More than 250 fans—including students, faculty, and staff—arrived. With only a few sets of bleachers at the field, students sat on blankets spread out on the grass while others stood. A group of students carried a canoe to the sideline to sit in as they watched. 

Two goals by Landmark within the first few minutes of the game could have deflated the team and the spectators, but it seemed to enliven and embolden them. Bennington’s talent, skill, and ease with the ball belonged to people who had spent their whole childhoods and early adulthoods on soccer fields around the world. They ran hard and played hard. Whenever anyone came off the field, sweaty and breathing hard, they received high-fives and pats on the back from teammates and the crowd. 

Few college soccer wins have been celebrated to as great an extent as Bennington’s sole goal, from Kayetan McEnereny ’24, at the end of the first half. From then on, the crowd was on its feet. 

Students blew air horns and led cheers, including the classic “Give me a 'B'!” (A comical moment ensued when the crowd collectively realized just how many "N"s there are in Bennington.) Paulo Araujo ’26 danced up and down the sideline leading a chant. The absence of a big lit scoreboard made it easy to forget Bennington was four goals behind.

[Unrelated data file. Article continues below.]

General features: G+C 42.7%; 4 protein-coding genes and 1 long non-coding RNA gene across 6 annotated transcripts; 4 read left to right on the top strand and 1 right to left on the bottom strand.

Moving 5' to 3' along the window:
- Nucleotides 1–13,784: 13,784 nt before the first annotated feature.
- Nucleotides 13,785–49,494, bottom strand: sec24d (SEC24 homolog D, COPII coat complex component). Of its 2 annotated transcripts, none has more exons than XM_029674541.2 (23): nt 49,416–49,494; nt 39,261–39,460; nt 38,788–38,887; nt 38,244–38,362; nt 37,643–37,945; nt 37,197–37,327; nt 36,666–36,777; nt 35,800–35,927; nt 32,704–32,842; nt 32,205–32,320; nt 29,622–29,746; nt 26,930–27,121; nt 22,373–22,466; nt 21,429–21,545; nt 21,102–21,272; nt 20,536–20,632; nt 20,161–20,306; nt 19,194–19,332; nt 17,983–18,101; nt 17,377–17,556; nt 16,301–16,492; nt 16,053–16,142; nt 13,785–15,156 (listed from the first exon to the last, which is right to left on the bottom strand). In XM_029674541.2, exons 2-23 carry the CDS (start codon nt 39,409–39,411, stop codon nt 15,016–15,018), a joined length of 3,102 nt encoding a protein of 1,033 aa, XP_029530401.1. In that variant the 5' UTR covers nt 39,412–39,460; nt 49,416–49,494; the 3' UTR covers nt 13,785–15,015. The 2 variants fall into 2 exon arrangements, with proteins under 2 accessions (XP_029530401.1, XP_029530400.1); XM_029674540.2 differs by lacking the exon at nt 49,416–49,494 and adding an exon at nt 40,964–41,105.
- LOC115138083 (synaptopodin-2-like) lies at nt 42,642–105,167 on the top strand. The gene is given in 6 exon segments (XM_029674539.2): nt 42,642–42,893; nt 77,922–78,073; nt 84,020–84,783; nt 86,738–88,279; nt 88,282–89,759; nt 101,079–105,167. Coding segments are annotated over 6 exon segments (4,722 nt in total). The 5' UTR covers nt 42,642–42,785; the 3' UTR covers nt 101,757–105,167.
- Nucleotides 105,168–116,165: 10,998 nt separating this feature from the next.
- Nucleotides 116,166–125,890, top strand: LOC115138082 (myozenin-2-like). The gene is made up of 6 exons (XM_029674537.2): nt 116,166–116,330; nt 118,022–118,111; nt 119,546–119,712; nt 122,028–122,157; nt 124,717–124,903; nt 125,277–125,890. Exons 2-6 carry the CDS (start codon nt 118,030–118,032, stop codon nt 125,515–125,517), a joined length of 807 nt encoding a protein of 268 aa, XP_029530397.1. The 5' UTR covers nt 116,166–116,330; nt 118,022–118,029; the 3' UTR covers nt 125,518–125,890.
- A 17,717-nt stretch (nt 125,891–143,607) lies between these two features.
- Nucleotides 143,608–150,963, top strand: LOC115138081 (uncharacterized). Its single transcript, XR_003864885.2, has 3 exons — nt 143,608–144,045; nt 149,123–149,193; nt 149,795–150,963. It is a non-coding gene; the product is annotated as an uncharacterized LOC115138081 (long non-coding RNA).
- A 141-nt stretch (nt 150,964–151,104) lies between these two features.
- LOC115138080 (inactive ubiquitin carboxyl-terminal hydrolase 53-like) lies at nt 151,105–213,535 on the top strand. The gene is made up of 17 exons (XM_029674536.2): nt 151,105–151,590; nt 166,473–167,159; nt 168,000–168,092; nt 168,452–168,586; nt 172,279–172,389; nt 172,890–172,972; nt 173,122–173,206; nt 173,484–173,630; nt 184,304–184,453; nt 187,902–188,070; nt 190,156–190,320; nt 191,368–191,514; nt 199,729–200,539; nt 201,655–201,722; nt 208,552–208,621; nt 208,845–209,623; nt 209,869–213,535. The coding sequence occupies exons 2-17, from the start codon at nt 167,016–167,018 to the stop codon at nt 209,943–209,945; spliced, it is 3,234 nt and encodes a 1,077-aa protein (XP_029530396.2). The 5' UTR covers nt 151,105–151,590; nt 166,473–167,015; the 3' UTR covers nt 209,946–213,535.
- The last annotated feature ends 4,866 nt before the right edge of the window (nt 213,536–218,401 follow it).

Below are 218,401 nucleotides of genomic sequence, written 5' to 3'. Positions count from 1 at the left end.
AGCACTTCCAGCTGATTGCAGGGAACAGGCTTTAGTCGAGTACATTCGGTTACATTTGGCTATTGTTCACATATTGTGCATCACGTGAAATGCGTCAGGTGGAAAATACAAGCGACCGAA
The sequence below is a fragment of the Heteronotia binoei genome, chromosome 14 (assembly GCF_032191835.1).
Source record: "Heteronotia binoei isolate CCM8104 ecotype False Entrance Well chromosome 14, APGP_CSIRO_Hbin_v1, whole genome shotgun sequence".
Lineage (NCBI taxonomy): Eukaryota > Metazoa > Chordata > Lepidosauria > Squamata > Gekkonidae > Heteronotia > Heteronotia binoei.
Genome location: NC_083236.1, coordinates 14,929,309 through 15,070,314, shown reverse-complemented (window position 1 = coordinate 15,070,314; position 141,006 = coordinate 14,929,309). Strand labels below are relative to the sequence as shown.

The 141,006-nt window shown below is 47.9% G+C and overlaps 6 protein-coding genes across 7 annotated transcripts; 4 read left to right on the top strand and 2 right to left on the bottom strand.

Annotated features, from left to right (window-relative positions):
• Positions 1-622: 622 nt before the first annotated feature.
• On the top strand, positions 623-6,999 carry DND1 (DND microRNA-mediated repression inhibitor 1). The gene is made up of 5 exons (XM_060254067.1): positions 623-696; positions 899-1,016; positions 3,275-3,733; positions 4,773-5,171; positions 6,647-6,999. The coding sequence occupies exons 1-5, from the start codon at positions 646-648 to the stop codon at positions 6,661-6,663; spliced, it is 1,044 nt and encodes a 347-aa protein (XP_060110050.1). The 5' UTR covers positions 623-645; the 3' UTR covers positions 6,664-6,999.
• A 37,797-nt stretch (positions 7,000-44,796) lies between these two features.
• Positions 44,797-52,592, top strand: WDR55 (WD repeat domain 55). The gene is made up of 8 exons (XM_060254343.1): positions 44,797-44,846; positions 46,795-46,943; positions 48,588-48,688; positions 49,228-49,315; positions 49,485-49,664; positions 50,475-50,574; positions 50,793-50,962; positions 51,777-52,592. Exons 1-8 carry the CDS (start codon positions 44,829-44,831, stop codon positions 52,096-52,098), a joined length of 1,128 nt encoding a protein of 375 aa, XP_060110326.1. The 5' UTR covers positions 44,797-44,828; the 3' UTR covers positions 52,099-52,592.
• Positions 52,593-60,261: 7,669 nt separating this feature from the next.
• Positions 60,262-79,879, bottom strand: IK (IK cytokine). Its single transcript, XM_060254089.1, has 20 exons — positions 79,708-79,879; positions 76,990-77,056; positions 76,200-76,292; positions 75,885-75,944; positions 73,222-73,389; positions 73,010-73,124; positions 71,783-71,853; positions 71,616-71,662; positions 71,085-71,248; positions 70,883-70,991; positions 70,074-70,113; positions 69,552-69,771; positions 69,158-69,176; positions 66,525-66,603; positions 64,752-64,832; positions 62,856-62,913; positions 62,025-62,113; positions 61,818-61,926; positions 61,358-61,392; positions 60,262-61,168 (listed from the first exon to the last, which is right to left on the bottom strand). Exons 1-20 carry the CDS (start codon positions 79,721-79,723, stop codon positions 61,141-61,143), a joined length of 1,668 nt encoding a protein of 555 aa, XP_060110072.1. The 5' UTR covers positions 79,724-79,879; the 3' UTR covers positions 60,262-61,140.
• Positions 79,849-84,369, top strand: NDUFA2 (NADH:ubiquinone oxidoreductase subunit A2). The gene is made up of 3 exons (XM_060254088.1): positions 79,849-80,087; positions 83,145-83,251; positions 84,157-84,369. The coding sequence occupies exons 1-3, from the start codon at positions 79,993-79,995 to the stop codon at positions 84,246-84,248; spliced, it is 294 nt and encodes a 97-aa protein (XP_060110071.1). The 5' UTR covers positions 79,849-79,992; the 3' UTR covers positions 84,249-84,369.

McEnereny drove hard and narrowly missed what would have been the second Bennington goal of the game. 

Near the end of the second half a close-range penalty kick aimed squarely at Bennington goalie Selassiei Jordan ’27 ratcheted the tension for a moment. Jordan successfully thwarted the score, and the crowd went wild. 

When the game ended, elated fans rushed the field. They made a tunnel of their arms and cheered as players ran through. 

Jahaj’s measured “coachly” reaction was on point. He said, “It was a tough game. It showed that [Landmark] has had a long season and they are very prepared physically, but I am very proud of what we did. We had some good sparks. We consider some unfortunate goals at the beginning, but overall, I feel we did very well with the time we had to prepare. We are very proud of everyone.”

The players and fans were more enthusiastic. Gonzalez Perez was overjoyed.